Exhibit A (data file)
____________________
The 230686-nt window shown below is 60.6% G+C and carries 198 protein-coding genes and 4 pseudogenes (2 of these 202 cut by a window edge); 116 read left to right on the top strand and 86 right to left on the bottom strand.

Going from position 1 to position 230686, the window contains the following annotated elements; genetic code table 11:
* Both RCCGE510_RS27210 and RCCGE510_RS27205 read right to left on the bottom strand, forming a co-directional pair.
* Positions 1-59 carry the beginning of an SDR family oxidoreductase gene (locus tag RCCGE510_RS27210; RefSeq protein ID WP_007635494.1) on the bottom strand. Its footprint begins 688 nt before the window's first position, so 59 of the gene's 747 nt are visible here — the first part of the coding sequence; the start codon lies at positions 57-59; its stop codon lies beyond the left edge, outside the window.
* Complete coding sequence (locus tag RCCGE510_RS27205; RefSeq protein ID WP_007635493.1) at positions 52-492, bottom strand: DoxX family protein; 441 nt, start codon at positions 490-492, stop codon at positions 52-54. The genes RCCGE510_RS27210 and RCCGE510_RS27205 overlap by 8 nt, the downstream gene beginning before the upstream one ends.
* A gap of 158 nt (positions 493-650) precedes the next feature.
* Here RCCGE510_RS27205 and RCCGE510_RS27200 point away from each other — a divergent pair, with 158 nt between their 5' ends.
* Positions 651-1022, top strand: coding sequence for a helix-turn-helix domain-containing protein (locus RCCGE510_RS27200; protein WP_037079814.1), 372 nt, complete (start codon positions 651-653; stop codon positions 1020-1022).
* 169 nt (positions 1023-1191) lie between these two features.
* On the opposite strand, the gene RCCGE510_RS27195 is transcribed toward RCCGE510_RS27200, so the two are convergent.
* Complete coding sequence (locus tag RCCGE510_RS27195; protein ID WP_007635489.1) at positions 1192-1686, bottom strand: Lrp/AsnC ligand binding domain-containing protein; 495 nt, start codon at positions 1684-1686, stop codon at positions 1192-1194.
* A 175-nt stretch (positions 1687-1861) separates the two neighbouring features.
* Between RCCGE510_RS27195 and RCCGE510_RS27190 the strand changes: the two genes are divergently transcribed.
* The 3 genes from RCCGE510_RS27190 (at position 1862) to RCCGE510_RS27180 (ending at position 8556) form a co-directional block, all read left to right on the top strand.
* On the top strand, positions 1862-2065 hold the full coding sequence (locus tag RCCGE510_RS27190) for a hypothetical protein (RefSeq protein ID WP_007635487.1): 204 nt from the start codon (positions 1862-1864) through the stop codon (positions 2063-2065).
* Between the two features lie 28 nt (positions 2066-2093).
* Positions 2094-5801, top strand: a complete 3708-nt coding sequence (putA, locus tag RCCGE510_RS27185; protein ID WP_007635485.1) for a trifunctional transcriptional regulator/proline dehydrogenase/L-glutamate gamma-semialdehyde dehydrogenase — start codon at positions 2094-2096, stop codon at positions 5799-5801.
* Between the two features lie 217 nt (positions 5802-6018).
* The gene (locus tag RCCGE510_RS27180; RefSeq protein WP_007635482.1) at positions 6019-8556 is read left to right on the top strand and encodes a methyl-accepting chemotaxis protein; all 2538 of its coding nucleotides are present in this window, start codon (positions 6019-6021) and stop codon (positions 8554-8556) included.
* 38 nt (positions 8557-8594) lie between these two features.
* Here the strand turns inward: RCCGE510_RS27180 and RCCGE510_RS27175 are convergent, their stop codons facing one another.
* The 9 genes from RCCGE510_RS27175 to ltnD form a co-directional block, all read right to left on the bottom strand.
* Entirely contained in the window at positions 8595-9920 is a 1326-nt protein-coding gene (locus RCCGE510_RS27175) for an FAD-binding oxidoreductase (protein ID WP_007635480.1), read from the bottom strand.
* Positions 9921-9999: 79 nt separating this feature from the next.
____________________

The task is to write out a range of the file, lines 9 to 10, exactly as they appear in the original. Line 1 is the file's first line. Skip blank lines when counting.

* 169 nt (positions 1023-1191) lie between these two features.
* On the opposite strand, the gene RCCGE510_RS27195 is transcribed toward RCCGE510_RS27200, so the two are convergent.